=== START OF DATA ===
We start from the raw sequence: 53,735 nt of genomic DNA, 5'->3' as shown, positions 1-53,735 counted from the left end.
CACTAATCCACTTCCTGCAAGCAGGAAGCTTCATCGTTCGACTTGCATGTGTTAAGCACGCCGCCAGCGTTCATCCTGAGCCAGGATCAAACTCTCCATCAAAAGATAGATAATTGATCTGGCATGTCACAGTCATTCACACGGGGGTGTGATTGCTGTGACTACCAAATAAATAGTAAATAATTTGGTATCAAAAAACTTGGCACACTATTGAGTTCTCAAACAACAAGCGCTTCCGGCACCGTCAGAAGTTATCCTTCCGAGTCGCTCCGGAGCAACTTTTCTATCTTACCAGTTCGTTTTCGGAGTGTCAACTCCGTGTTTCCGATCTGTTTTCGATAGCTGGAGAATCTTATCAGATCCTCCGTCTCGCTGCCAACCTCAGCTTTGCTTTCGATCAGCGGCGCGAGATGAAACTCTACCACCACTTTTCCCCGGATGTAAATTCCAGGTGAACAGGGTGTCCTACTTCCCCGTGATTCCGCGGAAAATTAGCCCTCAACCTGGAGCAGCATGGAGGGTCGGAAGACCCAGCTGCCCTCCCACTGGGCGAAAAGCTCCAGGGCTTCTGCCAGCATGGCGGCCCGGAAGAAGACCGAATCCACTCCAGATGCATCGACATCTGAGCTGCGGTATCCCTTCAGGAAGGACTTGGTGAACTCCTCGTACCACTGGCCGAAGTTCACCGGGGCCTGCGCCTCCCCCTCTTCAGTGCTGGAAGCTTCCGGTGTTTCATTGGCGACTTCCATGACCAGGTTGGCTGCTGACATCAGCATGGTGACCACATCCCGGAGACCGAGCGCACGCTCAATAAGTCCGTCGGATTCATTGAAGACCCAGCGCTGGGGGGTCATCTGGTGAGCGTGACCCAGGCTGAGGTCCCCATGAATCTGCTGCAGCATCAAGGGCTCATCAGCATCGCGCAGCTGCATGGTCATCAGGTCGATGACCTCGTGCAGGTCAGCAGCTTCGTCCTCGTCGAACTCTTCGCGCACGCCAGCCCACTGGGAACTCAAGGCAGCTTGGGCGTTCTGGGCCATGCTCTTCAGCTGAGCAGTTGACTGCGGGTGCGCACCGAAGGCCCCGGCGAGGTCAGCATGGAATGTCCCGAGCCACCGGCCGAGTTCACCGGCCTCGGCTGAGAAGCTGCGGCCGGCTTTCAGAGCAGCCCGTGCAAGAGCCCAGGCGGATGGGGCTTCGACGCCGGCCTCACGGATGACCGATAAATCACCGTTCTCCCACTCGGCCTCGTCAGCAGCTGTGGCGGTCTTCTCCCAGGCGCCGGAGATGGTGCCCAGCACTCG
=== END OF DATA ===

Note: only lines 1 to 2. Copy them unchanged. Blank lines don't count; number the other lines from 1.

We start from the raw sequence: 53,735 nt of genomic DNA, 5'->3' as shown, positions 1-53,735 counted from the left end.
CACTAATCCACTTCCTGCAAGCAGGAAGCTTCATCGTTCGACTTGCATGTGTTAAGCACGCCGCCAGCGTTCATCCTGAGCCAGGATCAAACTCTCCATCAAAAGATAGATAATTGATCTGGCATGTCACAGTCATTCACACGGGGGTGTGATTGCTGTGACTACCAAATAAATAGTAAATAATTTGGTATCAAAAAACTTGGCACACTATTGAGTTCTCAAACAACAAGCGCTTCCGGCACCGTCAGAAGTTATCCTTCCGAGTCGCTCCGGAGCAACTTTTCTATCTTACCAGTTCGTTTTCGGAGTGTCAACTCCGTGTTTCCGATCTGTTTTCGATAGCTGGAGAATCTTATCAGATCCTCCGTCTCGCTGCCAACCTCAGCTTTGCTTTCGATCAGCGGCGCGAGATGAAACTCTACCACCACTTTTCCCCGGATGTAAATTCCAGGTGAACAGGGTGTCCTACTTCCCCGTGATTCCGCGGAAAATTAGCCCTCAACCTGGAGCAGCATGGAGGGTCGGAAGACCCAGCTGCCCTCCCACTGGGCGAAAAGCTCCAGGGCTTCTGCCAGCATGGCGGCCCGGAAGAAGACCGAATCCACTCCAGATGCATCGACATCTGAGCTGCGGTATCCCTTCAGGAAGGACTTGGTGAACTCCTCGTACCACTGGCCGAAGTTCACCGGGGCCTGCGCCTCCCCCTCTTCAGTGCTGGAAGCTTCCGGTGTTTCATTGGCGACTTCCATGACCAGGTTGGCTGCTGACATCAGCATGGTGACCACATCCCGGAGACCGAGCGCACGCTCAATAAGTCCGTCGGATTCATTGAAGACCCAGCGCTGGGGGGTCATCTGGTGAGCGTGACCCAGGCTGAGGTCCCCATGAATCTGCTGCAGCATCAAGGGCTCATCAGCATCGCGCAGCTGCATGGTCATCAGGTCGATGACCTCGTGCAGGTCAGCAGCTTCGTCCTCGTCGAACTCTTCGCGCACGCCAGCCCACTGGGAACTCAAGGCAGCTTGGGCGTTCTGGGCCATGCTCTTCAGCTGAGCAGTTGACTGCGGGTGCGCACCGAAGGCCCCGGCGAGGTCAGCATGGAATGTCCCGAGCCACCGGCCGAGTTCACCGGCCTCGGCTGAGAAGCTGCGGCCGGCTTTCAGAGCAGCCCGTGCAAGAGCCCAGGCGGATGGGGCTTCGACGCCGGCCTCACGGATGACCGATAAATCACCGTTCTCCCACTCGGCCTCGTCAGCAGCTGTGGCGGTCTTCTCCCAGGCGCCGGAGATGGTGCCCAGCACTCG